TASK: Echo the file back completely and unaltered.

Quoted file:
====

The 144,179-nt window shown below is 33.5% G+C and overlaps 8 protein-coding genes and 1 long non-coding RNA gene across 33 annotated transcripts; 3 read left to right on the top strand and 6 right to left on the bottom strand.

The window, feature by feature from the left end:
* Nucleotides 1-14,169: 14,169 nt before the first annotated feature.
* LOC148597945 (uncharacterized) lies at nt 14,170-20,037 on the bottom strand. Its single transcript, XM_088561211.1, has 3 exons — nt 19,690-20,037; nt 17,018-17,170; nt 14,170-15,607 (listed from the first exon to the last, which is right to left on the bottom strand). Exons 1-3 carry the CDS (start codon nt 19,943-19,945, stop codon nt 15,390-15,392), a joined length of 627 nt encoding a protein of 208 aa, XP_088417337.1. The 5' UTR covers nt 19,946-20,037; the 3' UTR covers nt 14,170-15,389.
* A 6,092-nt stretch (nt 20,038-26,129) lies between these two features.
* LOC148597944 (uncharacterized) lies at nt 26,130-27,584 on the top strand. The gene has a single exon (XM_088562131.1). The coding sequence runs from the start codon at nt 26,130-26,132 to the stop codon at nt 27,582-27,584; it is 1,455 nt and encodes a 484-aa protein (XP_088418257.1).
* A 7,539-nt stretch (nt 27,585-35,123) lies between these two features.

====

The 144,179-nt window shown below is 33.5% G+C and overlaps 8 protein-coding genes and 1 long non-coding RNA gene across 33 annotated transcripts; 3 read left to right on the top strand and 6 right to left on the bottom strand.

The window, feature by feature from the left end:
* Nucleotides 1-14,169: 14,169 nt before the first annotated feature.
* LOC148597945 (uncharacterized) lies at nt 14,170-20,037 on the bottom strand. Its single transcript, XM_088561211.1, has 3 exons — nt 19,690-20,037; nt 17,018-17,170; nt 14,170-15,607 (listed from the first exon to the last, which is right to left on the bottom strand). Exons 1-3 carry the CDS (start codon nt 19,943-19,945, stop codon nt 15,390-15,392), a joined length of 627 nt encoding a protein of 208 aa, XP_088417337.1. The 5' UTR covers nt 19,946-20,037; the 3' UTR covers nt 14,170-15,389.
* A 6,092-nt stretch (nt 20,038-26,129) lies between these two features.
* LOC148597944 (uncharacterized) lies at nt 26,130-27,584 on the top strand. The gene has a single exon (XM_088562131.1). The coding sequence runs from the start codon at nt 26,130-26,132 to the stop codon at nt 27,582-27,584; it is 1,455 nt and encodes a 484-aa protein (XP_088418257.1).
* A 7,539-nt stretch (nt 27,585-35,123) lies between these two features.